The nonpartisan Center on Budget and Policy Priorities (CBPP) is out with the “Chart Book: Tracking the Post-Great Recession Economy.”
This ongoing study is a comprehensive, insightful look at how our economy has fared since the financial crisis that began in late 2007.
Global demand for gold skyrocketed to a two and a half year high in the 2021’s 4th quarter, resulting in a 10% full-year increase over 2020.
According to the World Gold Council’s latest report, total 2021 demand for gold (excluding Over the Counter) increased to 4,021 tons (502,625 oz.).
Thanks for that goes largely to 4th quarter demand jumping nearly 50%, and the result was the recovery of much of the pandemic-related losses of 2020.
The WGC noted that demand for gold in the consumer-driven jewelry and technology sectors recovered throughout the year — in line with economic growth and sentiment.
Global central bank buying also was far ahead of 2020’s pace. Investment demand was mixed because of high inflation competing with rising yields for investor attention.
The year ended similar to how it began, with interest rates and inflation jockeying for attention as the key driver of gold.
But unlike the 1st quarter, inflation was a more dominant factor than interest rates as 2021 came to a close. “This helped gold make up some of the ground it had lost in the early part of the year," the report said.
Neils Christensen added, “The gold market has once again proven itself that it is a global market that is more robust than just investment demand.”
Here are some of the report’s highlights:
After a trading day that saw the steepest drop in the S&P 500 since 2008, briefly dropping into correction territory with a big sell-off — and then saw it actually close UP 0.3% — the word that comes to mind, besides Whew, is Volatility.
A lot of it.
Since the beginning of the year, the CBOE VIX Volatility Index is up about 74% — having risen from a more modest 17.60 to 29.90 at the close today.
In fact, over the past two years, market volatility has more than doubled, and that is something precious metal investors should be paying attention to.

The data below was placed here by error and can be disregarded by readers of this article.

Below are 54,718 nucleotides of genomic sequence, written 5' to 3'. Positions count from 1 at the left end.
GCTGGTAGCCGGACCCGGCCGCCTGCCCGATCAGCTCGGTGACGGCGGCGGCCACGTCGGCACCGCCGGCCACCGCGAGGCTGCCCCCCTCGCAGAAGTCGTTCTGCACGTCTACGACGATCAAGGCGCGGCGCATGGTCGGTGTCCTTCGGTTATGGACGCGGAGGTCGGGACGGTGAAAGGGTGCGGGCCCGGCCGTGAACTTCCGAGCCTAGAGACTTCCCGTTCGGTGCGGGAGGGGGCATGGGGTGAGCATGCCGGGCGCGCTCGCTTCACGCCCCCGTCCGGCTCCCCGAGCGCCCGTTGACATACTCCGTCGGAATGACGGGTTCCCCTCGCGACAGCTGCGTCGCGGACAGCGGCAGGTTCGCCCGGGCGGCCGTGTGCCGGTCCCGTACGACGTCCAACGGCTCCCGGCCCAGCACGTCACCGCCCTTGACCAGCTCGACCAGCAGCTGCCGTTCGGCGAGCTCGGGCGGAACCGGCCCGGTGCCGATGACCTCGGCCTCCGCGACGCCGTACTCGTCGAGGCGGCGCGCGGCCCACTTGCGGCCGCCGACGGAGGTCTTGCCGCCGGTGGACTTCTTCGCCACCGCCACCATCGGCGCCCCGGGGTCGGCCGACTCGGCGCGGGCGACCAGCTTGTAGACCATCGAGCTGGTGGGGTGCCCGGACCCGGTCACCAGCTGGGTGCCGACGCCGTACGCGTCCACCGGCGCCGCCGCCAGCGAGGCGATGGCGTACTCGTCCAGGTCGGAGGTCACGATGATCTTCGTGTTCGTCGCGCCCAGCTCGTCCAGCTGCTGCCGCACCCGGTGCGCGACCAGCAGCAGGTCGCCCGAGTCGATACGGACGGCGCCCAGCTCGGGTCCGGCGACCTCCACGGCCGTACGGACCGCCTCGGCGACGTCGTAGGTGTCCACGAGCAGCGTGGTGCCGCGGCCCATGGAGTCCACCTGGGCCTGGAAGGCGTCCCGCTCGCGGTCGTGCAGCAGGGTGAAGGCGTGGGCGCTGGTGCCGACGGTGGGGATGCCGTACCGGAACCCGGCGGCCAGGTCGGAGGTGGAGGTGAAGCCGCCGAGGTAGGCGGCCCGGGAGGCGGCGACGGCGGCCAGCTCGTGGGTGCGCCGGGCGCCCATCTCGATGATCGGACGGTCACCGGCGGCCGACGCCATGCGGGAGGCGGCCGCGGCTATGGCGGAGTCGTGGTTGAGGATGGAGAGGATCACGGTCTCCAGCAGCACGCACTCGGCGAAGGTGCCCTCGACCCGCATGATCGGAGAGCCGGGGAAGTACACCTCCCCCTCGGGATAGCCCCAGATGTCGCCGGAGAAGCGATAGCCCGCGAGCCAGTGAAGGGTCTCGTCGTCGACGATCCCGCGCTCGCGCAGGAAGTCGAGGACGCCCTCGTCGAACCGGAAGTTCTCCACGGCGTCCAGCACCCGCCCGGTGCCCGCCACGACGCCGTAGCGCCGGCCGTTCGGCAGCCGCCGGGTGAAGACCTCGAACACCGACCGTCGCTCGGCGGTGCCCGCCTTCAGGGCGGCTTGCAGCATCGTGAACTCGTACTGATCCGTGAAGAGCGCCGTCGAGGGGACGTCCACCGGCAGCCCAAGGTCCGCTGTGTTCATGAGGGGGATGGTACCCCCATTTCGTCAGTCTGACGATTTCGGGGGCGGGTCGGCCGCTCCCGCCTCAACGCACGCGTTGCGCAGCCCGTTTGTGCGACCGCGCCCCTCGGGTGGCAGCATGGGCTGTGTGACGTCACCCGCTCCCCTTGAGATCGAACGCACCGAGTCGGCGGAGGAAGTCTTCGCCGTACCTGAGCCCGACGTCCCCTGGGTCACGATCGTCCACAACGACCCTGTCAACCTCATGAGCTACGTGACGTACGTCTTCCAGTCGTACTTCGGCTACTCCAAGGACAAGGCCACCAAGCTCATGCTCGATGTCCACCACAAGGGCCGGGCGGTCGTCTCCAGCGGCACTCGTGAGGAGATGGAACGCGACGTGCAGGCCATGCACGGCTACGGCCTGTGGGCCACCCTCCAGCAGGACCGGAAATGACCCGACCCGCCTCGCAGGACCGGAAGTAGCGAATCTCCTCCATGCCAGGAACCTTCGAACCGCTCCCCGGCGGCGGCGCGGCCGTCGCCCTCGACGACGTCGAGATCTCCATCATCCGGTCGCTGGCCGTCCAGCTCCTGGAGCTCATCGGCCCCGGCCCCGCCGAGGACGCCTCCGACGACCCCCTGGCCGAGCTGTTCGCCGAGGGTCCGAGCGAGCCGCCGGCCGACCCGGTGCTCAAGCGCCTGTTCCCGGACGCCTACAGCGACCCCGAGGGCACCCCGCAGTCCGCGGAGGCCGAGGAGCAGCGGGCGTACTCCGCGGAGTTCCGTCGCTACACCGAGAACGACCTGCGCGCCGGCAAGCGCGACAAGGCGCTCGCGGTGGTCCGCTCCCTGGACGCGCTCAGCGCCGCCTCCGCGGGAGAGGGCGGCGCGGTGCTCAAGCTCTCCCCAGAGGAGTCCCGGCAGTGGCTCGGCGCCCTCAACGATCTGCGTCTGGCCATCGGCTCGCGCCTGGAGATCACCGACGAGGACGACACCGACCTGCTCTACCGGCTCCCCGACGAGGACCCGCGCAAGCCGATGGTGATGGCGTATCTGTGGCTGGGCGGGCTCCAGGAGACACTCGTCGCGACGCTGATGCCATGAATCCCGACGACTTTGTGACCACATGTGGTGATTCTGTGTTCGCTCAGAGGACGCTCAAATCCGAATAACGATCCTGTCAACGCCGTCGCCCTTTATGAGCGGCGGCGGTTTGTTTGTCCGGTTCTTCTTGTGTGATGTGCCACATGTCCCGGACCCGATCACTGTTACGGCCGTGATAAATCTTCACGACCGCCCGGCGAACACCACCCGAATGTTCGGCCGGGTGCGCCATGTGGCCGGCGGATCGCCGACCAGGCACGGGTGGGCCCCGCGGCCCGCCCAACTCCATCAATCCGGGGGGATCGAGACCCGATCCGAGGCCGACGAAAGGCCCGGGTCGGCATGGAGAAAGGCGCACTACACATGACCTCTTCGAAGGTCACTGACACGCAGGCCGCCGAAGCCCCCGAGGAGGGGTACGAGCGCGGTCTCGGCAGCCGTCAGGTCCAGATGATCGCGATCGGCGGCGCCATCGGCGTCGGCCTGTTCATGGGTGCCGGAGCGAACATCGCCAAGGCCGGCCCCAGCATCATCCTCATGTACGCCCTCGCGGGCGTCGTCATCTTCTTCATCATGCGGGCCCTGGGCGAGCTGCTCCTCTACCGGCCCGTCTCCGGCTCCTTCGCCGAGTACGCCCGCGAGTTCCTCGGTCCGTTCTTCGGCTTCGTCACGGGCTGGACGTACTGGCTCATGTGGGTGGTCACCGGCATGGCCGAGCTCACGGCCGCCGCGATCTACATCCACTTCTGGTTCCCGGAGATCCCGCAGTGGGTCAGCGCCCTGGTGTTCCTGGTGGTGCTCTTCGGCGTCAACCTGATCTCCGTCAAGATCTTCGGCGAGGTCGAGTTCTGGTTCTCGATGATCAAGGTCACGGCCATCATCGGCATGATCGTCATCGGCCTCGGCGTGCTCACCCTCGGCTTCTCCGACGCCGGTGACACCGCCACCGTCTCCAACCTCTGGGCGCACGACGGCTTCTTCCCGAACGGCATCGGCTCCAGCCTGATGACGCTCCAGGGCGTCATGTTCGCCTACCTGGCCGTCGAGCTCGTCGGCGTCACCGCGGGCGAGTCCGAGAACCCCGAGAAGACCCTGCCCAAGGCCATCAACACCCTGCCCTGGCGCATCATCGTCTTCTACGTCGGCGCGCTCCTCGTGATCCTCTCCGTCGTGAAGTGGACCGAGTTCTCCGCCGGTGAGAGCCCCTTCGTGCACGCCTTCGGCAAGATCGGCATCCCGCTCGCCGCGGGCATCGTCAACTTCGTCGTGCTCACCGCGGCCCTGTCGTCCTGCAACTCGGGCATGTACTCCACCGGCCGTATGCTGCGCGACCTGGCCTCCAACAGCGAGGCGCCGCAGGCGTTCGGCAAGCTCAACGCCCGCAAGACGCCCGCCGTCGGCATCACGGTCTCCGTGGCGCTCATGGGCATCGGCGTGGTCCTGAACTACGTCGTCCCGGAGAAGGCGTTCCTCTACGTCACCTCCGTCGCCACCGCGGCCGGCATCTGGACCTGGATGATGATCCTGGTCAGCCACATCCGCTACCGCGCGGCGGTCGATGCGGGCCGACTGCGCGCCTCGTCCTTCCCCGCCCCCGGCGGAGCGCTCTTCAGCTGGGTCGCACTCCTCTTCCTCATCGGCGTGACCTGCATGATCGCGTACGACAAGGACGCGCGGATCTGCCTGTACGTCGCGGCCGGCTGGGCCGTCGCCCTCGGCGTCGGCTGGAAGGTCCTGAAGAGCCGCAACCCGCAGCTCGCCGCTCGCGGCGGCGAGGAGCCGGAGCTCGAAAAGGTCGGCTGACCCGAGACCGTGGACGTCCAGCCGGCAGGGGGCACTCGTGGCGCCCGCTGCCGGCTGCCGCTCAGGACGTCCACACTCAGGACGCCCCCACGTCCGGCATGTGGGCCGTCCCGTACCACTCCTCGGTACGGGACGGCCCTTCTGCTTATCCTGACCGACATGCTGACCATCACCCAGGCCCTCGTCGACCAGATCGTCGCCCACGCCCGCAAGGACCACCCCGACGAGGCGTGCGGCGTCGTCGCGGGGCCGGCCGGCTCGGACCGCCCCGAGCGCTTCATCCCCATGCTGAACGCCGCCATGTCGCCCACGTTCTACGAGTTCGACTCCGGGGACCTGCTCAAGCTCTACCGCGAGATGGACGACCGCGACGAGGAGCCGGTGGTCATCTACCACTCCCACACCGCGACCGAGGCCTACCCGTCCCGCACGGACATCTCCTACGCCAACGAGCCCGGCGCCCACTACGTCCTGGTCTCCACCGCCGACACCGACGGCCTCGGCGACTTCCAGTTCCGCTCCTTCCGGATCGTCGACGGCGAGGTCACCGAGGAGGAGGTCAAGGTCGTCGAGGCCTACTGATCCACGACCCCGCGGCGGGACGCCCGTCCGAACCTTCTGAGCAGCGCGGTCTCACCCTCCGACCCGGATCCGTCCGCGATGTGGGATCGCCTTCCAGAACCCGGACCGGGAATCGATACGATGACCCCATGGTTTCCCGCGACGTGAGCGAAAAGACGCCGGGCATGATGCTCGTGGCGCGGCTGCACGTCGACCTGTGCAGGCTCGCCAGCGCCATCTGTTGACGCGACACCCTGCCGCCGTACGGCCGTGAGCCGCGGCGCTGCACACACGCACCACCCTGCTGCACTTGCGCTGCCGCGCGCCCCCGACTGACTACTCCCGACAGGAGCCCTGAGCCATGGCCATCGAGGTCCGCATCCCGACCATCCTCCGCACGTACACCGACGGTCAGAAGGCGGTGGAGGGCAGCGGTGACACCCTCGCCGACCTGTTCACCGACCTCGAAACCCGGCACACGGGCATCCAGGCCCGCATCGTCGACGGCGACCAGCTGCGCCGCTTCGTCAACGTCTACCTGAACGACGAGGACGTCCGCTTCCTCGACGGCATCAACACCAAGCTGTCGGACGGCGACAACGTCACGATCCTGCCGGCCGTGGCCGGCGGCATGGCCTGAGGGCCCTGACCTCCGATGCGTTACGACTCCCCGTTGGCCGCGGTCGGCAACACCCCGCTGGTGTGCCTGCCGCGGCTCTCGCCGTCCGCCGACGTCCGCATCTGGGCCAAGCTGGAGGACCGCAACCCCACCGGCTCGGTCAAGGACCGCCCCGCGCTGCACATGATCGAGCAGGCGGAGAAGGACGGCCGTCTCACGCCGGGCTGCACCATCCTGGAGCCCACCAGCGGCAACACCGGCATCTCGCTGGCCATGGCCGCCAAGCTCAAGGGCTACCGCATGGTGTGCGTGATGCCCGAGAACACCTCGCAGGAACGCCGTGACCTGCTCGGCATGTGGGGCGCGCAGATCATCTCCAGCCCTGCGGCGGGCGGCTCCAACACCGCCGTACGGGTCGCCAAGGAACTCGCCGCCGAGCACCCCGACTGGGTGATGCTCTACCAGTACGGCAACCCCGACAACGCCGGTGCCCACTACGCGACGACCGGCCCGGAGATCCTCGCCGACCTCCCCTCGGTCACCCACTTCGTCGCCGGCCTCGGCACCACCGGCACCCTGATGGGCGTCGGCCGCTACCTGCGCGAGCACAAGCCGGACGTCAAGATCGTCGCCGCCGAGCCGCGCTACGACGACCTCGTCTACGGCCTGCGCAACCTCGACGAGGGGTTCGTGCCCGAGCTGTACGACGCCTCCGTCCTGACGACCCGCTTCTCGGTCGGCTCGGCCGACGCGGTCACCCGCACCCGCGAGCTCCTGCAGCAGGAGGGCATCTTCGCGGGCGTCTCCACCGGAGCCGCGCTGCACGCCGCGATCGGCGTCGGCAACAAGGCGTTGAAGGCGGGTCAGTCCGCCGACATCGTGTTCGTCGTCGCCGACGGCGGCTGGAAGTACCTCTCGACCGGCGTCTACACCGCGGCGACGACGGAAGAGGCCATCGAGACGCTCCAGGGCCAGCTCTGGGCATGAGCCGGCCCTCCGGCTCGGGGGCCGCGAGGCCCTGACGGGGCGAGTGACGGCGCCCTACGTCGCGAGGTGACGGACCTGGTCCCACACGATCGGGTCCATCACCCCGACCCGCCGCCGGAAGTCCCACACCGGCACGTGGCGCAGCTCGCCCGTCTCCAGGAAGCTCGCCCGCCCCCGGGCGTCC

Without getting too technical, the VIX signals the level of fear or stress in the stock market — using the S&P 500 index as a proxy for the broad market — and thus is widely known as a “Fear Index.”
The higher the VIX, the greater the level of fear and uncertainty in the market; levels above 30 indicate a lot of investor fear and enormous uncertainty.
Five years ago, Meera Shawn wrote in Market Realist, “Notably, we often see that an increase in volatility can lead to a rise in gold.”
Other studies also confirm a positive correlation between the VIX and gold prices but are too detailed to summarize in this article (e.g., Gorbel & Jeribi 2021, Klein et al 2018, Bauer & Lucey 2010).
As the persistent pandemic has raged on, the world’s richest have only got richer, while tens of millions of people, most of them living outside the U.S., have taken a dive into poverty.
In a new report released Sunday, called “Inequality Kills,” Oxfam details how the wealth of billionaires increased more than ever before over the past two years
The nation’s worker shortage “has become a flywheel of doom, messing up our lives and society writ large,” according to Emily Peck.
“And many of the underlying problems that led to this breakdown are bigger than the pandemic.”
Because of increased restrictions on immigration and travel that began with the pandemic in early 2020, the net inflow of immigrants into the U.S. has for all intents and purposes been in a 2-year hiatus.
There are a number of interesting and useful findings and projections in the World Gold Council’s “Gold Outlook 2022” released yesterday, particularly for precious metal investors.
Here are some highlights excerpted from the report:
The Fed is playing catchup, thanks to the ever-changing economy and pandemic.